When I’m really looking forward to seeing a film I try my best to avoid any mention of it before going to see it. I don’t want to know If people enjoyed it, didn’t enjoy it, and I certainly don’t want to know any plot details. In this post I won’t mention any plot points or give anything away, however I will mention how it made me feel. If this is too much for you, please stop reading now and come back once you’ve seen the film.
I mean it, this is your very last chance.
Good, then let me begin with some context.
I was six years old when I first saw Star Wars in early 1978. It wasn’t the first film I’d seen at the cinema but it was the one that left the greatest impression. My father, having just worked a long shift in the local paint factory, took me and my older sister to our local cinema. My memories of the occasion are a little vague having been blurred by repeated viewings but the main thing I remember is the sheer fun and adrenaline rush of it all. It was all my childhood adventures thrown up onto the big screen but much cooler than what my imagination could conjure up. It was big, brash and exciting. I really wanted to be Luke Skywalker. He was young, handsome, got to fly X-wing fighters and fought with a lightsaber. What was not to like?
My father, meanwhile, slept through the whole thing.
For months afterwards all I did was play Star Wars, and although I didn’t know it at the time, a life-long love affair with Star Wars was born. Star Wars had a major impact on my life in other ways, too. I first became close to my best friend (who became my best man) because he had an X-wing fighter and Tie-fighter toys.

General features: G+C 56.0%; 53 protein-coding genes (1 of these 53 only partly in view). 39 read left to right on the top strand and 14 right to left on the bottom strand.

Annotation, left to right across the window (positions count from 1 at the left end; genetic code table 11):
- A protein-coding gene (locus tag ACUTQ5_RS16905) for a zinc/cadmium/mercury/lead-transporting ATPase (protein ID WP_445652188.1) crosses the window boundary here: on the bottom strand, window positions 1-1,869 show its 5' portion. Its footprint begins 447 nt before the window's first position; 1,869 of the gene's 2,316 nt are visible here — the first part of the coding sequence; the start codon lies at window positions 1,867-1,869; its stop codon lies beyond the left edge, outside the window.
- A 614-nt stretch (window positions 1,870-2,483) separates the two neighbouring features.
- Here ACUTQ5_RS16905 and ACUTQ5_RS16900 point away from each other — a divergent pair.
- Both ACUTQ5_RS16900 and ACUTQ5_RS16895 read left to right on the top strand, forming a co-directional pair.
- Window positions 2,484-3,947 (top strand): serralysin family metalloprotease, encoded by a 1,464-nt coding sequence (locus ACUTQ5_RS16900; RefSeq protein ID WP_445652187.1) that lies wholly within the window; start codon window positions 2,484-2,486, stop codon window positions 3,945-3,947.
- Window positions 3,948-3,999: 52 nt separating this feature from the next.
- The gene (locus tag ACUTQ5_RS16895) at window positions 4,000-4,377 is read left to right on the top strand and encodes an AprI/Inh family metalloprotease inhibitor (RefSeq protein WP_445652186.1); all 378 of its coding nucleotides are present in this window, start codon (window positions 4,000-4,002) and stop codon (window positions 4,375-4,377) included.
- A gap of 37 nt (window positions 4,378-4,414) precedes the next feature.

As I got older my I came to appreciate the whole trilogy. My allegiance changed to Han Solo, wishing I could be as cool as him with his rebellious streak and his witty one-liners, and I found myself preferring the darker, more nuanced, Empire Strike Back over both Star Wars and Return of the Jedi. There were some parts of the later prequels I enjoyed but generally they were a disappointment. They were plodding, poe-faced, and took themselves far too seriously. Story and emotion were replaced by CGI special effects and set piece battles; snappy dialogue replaced by long, dull exposition. The films were interesting from a completist’s perspective, but somewhere along the way George Lucas had mislaid his creation’s heart and soul.
With Star Wars – The Force Awakens, JJ Abrams has delivered a film that is fun, funny and exhilarating, and made this middle-aged man feel like a six-year-old again.
From the moment the classic Star Wars text slowly made its way up the screen until the final credits (the one piece of information I will give away is that you don’t need to stay until the credits finish rolling, there’s no sneak clip at the end), I was enthralled. I laughed, giggled, even let out the odd squee – something a middle-aged man shouldn’t do when attending a cinema on his own – as this unashamedly nostalgic ride progressed. This was the Star Wars movie I’d been waiting for for over thirty years.
It isn’t a perfect piece of film-making – neither were the original trilogy. It is gloriously bonkers in places, breaks many storytelling rules, and there are some parts that won’t hold up well to too much scrutiny, but it does perfectly capture the essence of what made that original trilogy so successful. Finally the moribund prequels are consigned to history. Star Wars – The Force Awakens brings back everything I loved about the original film. It has heart, it has soul, and it was the most fun I’ve had in a cinema for a long time.
The force is strong with this one.
So what do you think? Have you seen Star Wars – The Force Awakens? Did you enjoy it? Are you looking forward to seeing it or are you really not bothered? I’d love to hear from you.
Please keep things spoiler free and respect those that have yet to see the film. I will be moderating the comments more than usual.
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